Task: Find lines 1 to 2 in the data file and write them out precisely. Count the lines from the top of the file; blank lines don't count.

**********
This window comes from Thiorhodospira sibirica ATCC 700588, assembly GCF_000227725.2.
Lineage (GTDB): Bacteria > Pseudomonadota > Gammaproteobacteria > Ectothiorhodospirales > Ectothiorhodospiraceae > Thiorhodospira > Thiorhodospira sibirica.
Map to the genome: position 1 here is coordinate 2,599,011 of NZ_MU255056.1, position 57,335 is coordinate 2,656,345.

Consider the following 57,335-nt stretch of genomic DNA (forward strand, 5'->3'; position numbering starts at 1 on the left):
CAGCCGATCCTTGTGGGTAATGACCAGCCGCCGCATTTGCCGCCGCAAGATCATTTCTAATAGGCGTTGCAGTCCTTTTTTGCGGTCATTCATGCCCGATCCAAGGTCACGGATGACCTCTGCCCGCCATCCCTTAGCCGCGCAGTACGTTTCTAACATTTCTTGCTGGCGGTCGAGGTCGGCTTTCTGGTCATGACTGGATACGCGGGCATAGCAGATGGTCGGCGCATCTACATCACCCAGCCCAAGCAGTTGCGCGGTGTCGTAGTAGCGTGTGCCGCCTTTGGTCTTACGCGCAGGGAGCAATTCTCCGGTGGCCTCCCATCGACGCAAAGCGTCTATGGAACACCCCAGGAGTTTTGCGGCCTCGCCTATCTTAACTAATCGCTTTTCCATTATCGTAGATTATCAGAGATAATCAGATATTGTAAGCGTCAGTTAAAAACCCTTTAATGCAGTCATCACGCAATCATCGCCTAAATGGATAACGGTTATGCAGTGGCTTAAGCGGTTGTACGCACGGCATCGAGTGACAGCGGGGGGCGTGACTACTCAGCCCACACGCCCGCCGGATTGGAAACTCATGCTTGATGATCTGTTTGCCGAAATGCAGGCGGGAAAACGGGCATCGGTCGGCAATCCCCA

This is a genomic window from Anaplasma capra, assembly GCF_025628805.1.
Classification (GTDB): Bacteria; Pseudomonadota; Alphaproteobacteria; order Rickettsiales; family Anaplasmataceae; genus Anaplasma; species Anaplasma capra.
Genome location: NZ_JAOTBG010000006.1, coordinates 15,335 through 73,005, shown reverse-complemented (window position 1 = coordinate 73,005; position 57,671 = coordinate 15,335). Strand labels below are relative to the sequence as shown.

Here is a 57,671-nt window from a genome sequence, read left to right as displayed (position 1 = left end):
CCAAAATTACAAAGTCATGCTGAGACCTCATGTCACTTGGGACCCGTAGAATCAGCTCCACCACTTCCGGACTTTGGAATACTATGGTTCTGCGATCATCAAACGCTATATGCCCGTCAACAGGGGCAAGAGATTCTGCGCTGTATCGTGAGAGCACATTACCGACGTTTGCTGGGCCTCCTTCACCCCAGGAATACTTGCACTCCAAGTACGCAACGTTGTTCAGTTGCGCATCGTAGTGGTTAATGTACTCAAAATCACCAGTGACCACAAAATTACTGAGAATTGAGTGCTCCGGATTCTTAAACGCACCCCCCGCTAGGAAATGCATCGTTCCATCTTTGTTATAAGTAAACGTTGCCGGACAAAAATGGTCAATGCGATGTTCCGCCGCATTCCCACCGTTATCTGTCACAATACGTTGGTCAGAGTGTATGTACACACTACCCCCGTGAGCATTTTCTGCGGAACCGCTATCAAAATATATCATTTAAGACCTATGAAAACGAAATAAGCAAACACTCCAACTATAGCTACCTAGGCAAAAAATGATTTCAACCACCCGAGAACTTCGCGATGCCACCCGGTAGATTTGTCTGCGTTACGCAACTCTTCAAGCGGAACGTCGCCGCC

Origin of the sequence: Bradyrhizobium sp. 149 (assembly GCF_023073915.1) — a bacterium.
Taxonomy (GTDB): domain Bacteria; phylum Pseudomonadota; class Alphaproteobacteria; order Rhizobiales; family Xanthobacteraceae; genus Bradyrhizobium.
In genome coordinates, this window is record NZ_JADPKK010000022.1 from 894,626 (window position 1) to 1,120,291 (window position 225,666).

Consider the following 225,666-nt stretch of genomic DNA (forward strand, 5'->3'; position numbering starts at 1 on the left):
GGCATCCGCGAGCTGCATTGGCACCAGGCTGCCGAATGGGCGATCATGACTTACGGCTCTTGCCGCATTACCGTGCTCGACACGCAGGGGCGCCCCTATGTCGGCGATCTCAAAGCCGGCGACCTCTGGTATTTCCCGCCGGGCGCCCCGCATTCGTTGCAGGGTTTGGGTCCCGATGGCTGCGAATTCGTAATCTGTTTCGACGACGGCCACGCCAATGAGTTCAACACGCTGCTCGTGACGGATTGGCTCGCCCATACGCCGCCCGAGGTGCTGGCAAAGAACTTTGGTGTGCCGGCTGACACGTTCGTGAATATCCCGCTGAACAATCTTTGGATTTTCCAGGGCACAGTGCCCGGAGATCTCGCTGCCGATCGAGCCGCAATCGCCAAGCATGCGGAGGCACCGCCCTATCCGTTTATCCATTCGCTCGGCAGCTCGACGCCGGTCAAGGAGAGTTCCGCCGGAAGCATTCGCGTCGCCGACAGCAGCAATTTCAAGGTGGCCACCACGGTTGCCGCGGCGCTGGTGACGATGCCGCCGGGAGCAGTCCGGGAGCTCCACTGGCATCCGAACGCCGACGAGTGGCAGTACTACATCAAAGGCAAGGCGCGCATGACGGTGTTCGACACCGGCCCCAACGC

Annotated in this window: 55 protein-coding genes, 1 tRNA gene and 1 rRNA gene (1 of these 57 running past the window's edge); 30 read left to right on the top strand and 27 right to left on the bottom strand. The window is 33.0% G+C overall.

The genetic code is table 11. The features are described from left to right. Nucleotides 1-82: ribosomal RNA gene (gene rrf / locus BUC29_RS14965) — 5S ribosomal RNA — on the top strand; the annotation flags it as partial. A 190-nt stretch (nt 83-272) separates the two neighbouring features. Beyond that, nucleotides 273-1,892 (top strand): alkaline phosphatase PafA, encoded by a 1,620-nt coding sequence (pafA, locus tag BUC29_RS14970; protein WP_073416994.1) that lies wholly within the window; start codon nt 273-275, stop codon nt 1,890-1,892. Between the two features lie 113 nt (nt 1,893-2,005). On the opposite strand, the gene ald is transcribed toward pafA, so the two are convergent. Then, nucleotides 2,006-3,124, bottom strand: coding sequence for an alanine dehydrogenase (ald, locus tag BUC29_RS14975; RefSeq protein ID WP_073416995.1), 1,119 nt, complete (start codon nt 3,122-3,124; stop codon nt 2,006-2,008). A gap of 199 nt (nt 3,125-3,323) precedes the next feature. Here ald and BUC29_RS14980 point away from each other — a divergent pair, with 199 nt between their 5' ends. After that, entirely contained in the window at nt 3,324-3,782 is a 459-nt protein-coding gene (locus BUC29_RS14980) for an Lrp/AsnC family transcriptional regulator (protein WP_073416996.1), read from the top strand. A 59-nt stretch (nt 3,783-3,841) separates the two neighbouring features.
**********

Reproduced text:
This window comes from Thiorhodospira sibirica ATCC 700588, assembly GCF_000227725.2.
Lineage (GTDB): Bacteria > Pseudomonadota > Gammaproteobacteria > Ectothiorhodospirales > Ectothiorhodospiraceae > Thiorhodospira > Thiorhodospira sibirica.